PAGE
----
Development of more sustainable fairway management requires a reduction in the energy and workload spent on mowing and irrigation, while at the same time maintaining optimal turfgrass quality and playability. Syngenta’s soil surfactant Qualibra and the plant growth regulator Primo Maxx II can help drive fairway management in a more sustainable direction.
A 2x2x2 factorial trial with four blocks comprising two irrigation levels (unirrigated and irrigated to field capacity once a week); with and without Qualibra (20 L in an application volume of 800 L/ha every four weeks); and with and without Primo Maxx II (1.0 L in an application volume of 400 L/ha every three weeks) was established on a recently sown fairway on a sandy soil (field capacity 25 vol% water, botanical composition 52% red fescue, 42% smooth meadowgrass (Poa pratensis) and 6% annual meadowgrass (P. annua)) at Landvik, Norway. The fairway is mown to 15 mm twice a week, exposed to wear/compaction from a wear machine with golf spikes, and receives controlled-release fertiliser every six weeks for a total nitrogen input of 9.6 g/m2.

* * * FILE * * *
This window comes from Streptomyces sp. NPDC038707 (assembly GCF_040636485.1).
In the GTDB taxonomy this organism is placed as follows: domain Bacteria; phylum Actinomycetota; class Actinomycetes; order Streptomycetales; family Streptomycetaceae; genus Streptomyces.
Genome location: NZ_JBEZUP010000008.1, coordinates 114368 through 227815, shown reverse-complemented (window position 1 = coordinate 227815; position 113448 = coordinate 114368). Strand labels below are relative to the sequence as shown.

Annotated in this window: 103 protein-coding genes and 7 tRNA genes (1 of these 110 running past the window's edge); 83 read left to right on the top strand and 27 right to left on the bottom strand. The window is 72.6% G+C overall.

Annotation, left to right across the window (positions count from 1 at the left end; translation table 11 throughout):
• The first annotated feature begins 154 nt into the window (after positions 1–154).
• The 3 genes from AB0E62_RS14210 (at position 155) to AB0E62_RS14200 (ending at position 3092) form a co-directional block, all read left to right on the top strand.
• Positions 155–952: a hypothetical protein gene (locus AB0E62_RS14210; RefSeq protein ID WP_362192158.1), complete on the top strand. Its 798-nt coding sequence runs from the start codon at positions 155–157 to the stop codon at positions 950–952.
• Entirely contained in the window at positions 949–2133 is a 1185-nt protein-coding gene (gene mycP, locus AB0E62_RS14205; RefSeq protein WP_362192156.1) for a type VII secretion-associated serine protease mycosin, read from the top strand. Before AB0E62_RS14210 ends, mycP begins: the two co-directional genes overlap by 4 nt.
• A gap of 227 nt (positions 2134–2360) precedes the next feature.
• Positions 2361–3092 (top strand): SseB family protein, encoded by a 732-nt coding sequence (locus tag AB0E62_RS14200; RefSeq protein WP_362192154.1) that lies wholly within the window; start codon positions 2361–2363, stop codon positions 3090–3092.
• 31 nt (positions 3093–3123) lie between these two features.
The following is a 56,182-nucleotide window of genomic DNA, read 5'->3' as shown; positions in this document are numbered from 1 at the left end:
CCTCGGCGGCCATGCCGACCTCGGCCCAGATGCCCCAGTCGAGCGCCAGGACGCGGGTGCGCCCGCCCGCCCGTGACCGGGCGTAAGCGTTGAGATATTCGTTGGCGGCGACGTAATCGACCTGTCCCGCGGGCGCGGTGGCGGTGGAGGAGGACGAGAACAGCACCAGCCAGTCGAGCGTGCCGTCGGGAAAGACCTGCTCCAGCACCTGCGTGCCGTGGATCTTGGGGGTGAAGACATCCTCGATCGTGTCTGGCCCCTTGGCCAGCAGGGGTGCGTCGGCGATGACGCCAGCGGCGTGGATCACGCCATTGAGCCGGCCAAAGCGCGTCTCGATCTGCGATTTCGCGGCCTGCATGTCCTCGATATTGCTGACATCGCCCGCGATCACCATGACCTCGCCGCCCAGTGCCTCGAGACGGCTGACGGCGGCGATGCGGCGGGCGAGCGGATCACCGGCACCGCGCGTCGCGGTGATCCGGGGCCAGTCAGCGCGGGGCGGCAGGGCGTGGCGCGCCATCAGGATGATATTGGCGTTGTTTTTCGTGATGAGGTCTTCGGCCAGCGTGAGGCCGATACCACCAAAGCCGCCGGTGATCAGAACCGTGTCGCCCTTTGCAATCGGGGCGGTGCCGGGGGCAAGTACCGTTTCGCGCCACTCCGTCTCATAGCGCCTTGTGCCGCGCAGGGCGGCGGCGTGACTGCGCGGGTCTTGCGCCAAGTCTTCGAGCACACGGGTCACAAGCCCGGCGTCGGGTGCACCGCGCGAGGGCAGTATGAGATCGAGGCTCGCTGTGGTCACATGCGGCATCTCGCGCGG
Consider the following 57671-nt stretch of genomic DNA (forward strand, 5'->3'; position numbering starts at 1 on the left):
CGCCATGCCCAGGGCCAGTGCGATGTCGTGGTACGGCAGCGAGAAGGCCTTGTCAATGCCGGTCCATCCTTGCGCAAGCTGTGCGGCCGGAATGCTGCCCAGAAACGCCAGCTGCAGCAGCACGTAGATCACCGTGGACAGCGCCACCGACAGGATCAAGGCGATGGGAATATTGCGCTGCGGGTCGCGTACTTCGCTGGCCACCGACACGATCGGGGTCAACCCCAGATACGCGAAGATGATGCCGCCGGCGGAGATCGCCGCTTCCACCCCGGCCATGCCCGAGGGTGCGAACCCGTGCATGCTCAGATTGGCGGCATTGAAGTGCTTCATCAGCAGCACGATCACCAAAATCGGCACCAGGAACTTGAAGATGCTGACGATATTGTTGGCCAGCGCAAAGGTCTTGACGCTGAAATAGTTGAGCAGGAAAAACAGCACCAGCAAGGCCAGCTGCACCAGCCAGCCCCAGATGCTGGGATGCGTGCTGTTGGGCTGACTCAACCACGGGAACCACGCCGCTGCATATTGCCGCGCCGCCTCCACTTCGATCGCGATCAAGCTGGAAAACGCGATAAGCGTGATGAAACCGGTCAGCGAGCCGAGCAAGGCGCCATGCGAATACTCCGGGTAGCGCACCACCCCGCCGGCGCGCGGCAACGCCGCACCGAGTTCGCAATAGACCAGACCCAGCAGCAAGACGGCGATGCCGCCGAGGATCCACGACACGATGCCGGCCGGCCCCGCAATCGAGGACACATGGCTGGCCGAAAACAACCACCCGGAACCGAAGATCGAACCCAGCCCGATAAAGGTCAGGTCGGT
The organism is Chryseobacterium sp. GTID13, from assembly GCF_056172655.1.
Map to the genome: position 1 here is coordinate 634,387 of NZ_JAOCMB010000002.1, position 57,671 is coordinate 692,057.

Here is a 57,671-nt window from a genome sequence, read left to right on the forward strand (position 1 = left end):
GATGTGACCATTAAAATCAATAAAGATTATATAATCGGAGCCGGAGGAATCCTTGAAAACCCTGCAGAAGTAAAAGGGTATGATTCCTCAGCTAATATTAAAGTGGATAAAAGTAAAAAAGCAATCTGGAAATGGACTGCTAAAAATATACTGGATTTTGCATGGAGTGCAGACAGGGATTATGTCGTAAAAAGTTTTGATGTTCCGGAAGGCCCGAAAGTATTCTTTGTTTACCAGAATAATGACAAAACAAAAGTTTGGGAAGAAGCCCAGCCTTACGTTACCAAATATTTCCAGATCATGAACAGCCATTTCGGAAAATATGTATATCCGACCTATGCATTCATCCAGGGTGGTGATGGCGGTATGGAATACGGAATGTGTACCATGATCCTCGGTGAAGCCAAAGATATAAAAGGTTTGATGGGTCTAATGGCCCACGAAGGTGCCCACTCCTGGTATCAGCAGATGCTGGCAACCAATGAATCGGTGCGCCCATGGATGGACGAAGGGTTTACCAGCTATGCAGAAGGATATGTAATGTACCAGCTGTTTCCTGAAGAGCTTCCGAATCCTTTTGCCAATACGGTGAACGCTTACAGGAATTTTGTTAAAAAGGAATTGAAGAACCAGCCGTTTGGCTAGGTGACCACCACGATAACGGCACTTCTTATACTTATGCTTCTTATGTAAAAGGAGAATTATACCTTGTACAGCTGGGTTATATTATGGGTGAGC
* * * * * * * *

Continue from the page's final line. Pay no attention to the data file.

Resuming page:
Preliminary observations from 2016 indicate significantly darker turf (measured with a SPAD chlorophyll meter), a 24% reduction in clippings yield and a 23% reduction in nitrogen removal in clippings due to Primo Maxx II. Turfgrass height growth in 2016 was bimodal, with the main reduction due to the plant growth regulator occurring in May/early June and late August/September. Qualibra increased the average concentration of nitrogen in turfgrass clippings from 3.35 to 3.45 %, but otherwise had only small effects due to higher than normal rainfall during most of the growing season.
The project is being carried under the industrial partnership agreement between STERF and Syngenta.
To quantify the effect of the soil surfactant Qualibra and/or the plant growth regulator Primo Maxx on irrigation requirements, mowing requirements and nutrient uptake on a soil-based fairway.
Head of Research
Norwegian Institute for Bioeconomy (NIBIO), Department for Urban Greening and Environmental Technology, Turfgrass Research Group, Landvik, Reddalsveien 215, 4886 Grimstad, Norway.